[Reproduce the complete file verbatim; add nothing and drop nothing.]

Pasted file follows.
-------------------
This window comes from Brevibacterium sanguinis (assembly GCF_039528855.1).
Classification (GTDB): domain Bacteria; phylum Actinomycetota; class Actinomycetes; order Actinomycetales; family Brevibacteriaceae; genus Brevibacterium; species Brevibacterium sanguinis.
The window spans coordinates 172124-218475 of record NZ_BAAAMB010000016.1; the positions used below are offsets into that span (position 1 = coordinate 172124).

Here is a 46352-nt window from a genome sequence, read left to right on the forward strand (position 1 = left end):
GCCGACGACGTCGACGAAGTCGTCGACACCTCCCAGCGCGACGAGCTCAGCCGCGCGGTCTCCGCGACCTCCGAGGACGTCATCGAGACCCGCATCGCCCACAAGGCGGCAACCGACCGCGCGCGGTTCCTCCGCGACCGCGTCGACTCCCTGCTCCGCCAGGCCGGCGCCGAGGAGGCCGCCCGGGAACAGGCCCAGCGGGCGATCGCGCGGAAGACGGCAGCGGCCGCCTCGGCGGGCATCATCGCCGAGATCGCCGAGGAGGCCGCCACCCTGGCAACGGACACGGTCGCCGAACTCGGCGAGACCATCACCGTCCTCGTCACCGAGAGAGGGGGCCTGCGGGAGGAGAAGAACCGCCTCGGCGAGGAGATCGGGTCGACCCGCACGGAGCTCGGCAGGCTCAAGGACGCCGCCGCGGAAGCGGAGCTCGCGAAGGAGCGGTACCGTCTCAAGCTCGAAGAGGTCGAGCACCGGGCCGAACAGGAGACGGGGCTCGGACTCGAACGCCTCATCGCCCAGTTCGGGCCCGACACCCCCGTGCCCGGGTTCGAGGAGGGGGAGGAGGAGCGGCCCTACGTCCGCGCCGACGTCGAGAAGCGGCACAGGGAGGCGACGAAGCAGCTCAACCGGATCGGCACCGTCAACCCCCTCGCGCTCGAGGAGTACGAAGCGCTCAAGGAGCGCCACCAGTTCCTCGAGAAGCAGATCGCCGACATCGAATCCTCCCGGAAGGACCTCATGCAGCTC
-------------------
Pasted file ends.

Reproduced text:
This window comes from Brevibacterium sanguinis (assembly GCF_039528855.1).
Classification (GTDB): domain Bacteria; phylum Actinomycetota; class Actinomycetes; order Actinomycetales; family Brevibacteriaceae; genus Brevibacterium; species Brevibacterium sanguinis.
The window spans coordinates 172124-218475 of record NZ_BAAAMB010000016.1; the positions used below are offsets into that span (position 1 = coordinate 172124).

Here is a 46352-nt window from a genome sequence, read left to right on the forward strand (position 1 = left end):
GCCGACGACGTCGACGAAGTCGTCGACACCTCCCAGCGCGACGAGCTCAGCCGCGCGGTCTCCGCGACCTCCGAGGACGTCATCGAGACCCGCATCGCCCACAAGGCGGCAACCGACCGCGCGCGGTTCCTCCGCGACCGCGTCGACTCCCTGCTCCGCCAGGCCGGCGCCGAGGAGGCCGCCCGGGAACAGGCCCAGCGGGCGATCGCGCGGAAGACGGCAGCGGCCGCCTCGGCGGGCATCATCGCCGAGATCGCCGAGGAGGCCGCCACCCTGGCAACGGACACGGTCGCCGAACTCGGCGAGACCATCACCGTCCTCGTCACCGAGAGAGGGGGCCTGCGGGAGGAGAAGAACCGCCTCGGCGAGGAGATCGGGTCGACCCGCACGGAGCTCGGCAGGCTCAAGGACGCCGCCGCGGAAGCGGAGCTCGCGAAGGAGCGGTACCGTCTCAAGCTCGAAGAGGTCGAGCACCGGGCCGAACAGGAGACGGGGCTCGGACTCGAACGCCTCATCGCCCAGTTCGGGCCCGACACCCCCGTGCCCGGGTTCGAGGAGGGGGAGGAGGAGCGGCCCTACGTCCGCGCCGACGTCGAGAAGCGGCACAGGGAGGCGACGAAGCAGCTCAACCGGATCGGCACCGTCAACCCCCTCGCGCTCGAGGAGTACGAAGCGCTCAAGGAGCGCCACCAGTTCCTCGAGAAGCAGATCGCCGACATCGAATCCTCCCGGAAGGACCTCATGCAGCTC